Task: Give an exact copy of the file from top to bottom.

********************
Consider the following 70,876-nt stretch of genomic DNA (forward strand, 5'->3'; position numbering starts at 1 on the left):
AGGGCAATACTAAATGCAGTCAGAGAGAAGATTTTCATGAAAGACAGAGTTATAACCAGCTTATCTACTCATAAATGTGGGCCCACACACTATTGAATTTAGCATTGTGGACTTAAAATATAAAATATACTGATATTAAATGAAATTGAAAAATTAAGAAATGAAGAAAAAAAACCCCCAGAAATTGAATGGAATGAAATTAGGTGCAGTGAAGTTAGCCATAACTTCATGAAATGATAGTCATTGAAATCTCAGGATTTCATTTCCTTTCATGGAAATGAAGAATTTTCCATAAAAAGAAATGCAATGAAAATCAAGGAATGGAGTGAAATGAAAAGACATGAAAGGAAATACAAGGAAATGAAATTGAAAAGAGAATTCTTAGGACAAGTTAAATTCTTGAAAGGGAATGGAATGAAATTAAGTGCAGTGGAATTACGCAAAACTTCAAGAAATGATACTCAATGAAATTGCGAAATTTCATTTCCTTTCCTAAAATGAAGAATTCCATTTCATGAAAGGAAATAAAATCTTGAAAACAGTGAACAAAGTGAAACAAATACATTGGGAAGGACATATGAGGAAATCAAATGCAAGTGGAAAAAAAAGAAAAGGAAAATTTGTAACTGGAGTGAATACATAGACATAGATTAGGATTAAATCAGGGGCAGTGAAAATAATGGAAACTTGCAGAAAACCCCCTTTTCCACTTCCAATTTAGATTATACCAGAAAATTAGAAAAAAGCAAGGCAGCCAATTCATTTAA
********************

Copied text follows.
Consider the following 70,876-nt stretch of genomic DNA (forward strand, 5'->3'; position numbering starts at 1 on the left):
AGGGCAATACTAAATGCAGTCAGAGAGAAGATTTTCATGAAAGACAGAGTTATAACCAGCTTATCTACTCATAAATGTGGGCCCACACACTATTGAATTTAGCATTGTGGACTTAAAATATAAAATATACTGATATTAAATGAAATTGAAAAATTAAGAAATGAAGAAAAAAAACCCCCAGAAATTGAATGGAATGAAATTAGGTGCAGTGAAGTTAGCCATAACTTCATGAAATGATAGTCATTGAAATCTCAGGATTTCATTTCCTTTCATGGAAATGAAGAATTTTCCATAAAAAGAAATGCAATGAAAATCAAGGAATGGAGTGAAATGAAAAGACATGAAAGGAAATACAAGGAAATGAAATTGAAAAGAGAATTCTTAGGACAAGTTAAATTCTTGAAAGGGAATGGAATGAAATTAAGTGCAGTGGAATTACGCAAAACTTCAAGAAATGATACTCAATGAAATTGCGAAATTTCATTTCCTTTCCTAAAATGAAGAATTCCATTTCATGAAAGGAAATAAAATCTTGAAAACAGTGAACAAAGTGAAACAAATACATTGGGAAGGACATATGAGGAAATCAAATGCAAGTGGAAAAAAAAGAAAAGGAAAATTTGTAACTGGAGTGAATACATAGACATAGATTAGGATTAAATCAGGGGCAGTGAAAATAATGGAAACTTGCAGAAAACCCCCTTTTCCACTTCCAATTTAGATTATACCAGAAAATTAGAAAAAAGCAAGGCAGCCAATTCATTTAA